Photo: Justin Sullivan/Getty Images
With no end to the foreclosure crisis in sight, it’s no wonder consumers are still falling for shady mortgage relief scams.They’re desperate to keep a roof over their head and even banks are struggling to keep up with their needs.
Just this week, six defendants agreed to hand over a combined $6 million to settle FTC charges they ran bogus businesses claiming they’d help consumers claw their way out of foreclosure.
Call it an FTC victory or whatever you like, but the case highlights how just how susceptible homeowners can be to fraud when they find themselves on the brink of losing their homes.
The victims who fell for this scam missed several red flags along the way.
First of all, the defendants claimed their companies were part of a government-backed mortgage relief program called “U.S. Homeowners Relief.”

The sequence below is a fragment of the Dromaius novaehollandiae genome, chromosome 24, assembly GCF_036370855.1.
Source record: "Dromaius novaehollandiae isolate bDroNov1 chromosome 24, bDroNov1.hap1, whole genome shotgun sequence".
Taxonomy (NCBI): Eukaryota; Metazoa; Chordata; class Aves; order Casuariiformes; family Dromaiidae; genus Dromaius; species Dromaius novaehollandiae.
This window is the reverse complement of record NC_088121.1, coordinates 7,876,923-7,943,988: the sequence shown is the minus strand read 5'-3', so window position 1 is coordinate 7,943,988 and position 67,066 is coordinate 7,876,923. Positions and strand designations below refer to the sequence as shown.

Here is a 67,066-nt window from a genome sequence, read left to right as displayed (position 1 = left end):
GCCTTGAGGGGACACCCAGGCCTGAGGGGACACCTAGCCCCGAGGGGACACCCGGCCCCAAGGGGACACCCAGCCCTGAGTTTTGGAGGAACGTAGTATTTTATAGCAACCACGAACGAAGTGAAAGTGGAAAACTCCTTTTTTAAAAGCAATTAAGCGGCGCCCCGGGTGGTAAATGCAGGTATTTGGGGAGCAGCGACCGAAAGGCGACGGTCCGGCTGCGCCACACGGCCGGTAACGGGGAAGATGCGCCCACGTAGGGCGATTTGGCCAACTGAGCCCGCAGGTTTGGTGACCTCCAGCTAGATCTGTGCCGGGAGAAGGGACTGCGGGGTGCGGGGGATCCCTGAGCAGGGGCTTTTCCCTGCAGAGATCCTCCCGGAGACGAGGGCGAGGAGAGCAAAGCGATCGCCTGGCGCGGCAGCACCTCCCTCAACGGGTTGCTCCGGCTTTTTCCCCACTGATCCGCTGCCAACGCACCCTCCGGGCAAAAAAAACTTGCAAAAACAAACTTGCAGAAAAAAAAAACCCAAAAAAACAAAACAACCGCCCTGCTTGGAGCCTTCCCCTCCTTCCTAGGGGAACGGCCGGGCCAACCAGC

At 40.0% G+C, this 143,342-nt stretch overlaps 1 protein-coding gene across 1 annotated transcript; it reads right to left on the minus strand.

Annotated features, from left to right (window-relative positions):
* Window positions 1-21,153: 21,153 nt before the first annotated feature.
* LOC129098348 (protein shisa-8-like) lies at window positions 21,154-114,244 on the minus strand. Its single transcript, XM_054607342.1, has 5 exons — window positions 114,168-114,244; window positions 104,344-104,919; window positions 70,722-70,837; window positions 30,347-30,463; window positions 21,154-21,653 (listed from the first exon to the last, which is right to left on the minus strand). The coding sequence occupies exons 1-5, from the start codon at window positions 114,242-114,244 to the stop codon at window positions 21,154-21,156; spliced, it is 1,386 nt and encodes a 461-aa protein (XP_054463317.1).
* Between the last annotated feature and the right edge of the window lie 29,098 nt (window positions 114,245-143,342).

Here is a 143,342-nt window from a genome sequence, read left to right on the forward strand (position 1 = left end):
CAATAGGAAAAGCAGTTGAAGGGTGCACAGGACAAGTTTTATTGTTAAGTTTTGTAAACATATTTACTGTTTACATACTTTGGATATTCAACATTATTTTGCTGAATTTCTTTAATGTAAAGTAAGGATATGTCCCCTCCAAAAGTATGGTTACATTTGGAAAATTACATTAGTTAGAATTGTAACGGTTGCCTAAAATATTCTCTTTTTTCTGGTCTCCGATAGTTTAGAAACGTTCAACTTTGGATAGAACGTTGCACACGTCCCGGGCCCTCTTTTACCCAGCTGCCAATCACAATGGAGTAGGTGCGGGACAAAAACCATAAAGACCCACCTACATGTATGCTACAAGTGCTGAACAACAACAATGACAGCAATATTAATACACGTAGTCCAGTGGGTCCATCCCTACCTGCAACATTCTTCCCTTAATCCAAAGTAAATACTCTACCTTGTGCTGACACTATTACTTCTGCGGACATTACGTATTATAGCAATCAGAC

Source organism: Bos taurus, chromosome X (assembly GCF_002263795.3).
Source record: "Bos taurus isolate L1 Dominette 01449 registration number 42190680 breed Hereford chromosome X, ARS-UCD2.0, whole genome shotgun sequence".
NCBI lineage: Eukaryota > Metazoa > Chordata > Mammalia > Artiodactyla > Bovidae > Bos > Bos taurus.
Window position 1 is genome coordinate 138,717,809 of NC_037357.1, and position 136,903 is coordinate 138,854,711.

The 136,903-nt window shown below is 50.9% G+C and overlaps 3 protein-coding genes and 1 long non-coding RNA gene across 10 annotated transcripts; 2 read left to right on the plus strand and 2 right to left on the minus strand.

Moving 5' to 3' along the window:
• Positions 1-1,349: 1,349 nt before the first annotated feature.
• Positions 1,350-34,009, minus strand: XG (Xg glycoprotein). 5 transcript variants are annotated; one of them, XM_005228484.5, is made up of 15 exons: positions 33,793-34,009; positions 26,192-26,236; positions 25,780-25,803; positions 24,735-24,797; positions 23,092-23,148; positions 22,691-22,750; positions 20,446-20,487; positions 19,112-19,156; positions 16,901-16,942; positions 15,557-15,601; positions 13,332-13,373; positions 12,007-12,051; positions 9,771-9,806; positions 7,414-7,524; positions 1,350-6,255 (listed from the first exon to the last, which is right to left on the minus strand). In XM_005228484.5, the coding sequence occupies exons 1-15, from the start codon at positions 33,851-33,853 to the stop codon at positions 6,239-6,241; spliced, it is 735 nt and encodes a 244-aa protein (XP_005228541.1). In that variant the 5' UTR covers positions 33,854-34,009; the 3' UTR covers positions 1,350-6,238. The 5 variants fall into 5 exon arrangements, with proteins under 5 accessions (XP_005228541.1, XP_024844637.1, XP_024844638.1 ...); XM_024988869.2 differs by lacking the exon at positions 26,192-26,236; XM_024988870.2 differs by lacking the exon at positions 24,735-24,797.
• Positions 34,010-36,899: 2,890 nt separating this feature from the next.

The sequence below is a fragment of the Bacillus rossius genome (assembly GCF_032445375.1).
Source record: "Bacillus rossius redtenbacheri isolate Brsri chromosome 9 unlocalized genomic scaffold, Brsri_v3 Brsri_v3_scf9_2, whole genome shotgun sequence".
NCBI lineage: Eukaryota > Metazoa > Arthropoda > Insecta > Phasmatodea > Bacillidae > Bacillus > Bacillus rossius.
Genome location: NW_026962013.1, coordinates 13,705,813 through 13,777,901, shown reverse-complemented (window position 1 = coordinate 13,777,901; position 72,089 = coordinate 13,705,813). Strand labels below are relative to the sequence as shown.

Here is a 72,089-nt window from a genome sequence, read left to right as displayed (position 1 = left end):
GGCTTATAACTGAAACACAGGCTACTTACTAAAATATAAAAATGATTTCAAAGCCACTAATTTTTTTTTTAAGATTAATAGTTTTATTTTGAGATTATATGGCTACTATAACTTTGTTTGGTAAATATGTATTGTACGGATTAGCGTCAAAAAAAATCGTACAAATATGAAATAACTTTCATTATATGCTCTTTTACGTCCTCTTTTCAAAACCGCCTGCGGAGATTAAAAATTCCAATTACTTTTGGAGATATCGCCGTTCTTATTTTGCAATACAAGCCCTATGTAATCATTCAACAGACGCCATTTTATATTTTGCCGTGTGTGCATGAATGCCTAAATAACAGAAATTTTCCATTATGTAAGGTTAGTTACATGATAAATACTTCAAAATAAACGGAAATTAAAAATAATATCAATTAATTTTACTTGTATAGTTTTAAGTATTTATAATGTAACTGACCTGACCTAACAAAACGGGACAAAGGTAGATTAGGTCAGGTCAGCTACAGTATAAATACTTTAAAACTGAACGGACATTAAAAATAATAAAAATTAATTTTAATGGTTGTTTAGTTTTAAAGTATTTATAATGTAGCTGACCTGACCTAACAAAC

Although the Obama administration did launch a relief organisation for struggling homeowners in March 2010, a simple web search would have shown them it was never called U.S. Homeowners Relief.
It was part of the Making Home Affordable program, which offered consumers loan modification assistance through the Federal Housing Administration.
The next red flag was that the so-called “relief” company declared a 90 per cent success rate. That’s a big no-no since the FTC made it illegal to sway consumers with misleading advertising.
Now for the kicker: They also asked for $4,250 upfront from their clients–before they even rendered services. That’s also illegal.
Once you’ve handed over that check, the damage is pretty much done. Sure, they’ll promise to refund the cash if they don’t get your payments and interest rates lowered, but by the time you realise they’re a fake, they’ve already taken off.
In this case, the defendants cut their phone lines, stopped answering their clients’ emails and changed their business’ name.
If you believe your home was foreclosed in error, it’s not too late to submit to the government’s independent foreclosure review. It’s open to 4.5 million homeowners and all submissions are due by April 2012.
If you’ve dealt with a loan modification business you feel is up to no good, alert the FTC or call 1-877-FTC-HELP (1-877-382-4357).
Business Insider Emails & Alerts
Site highlights each day to your inbox.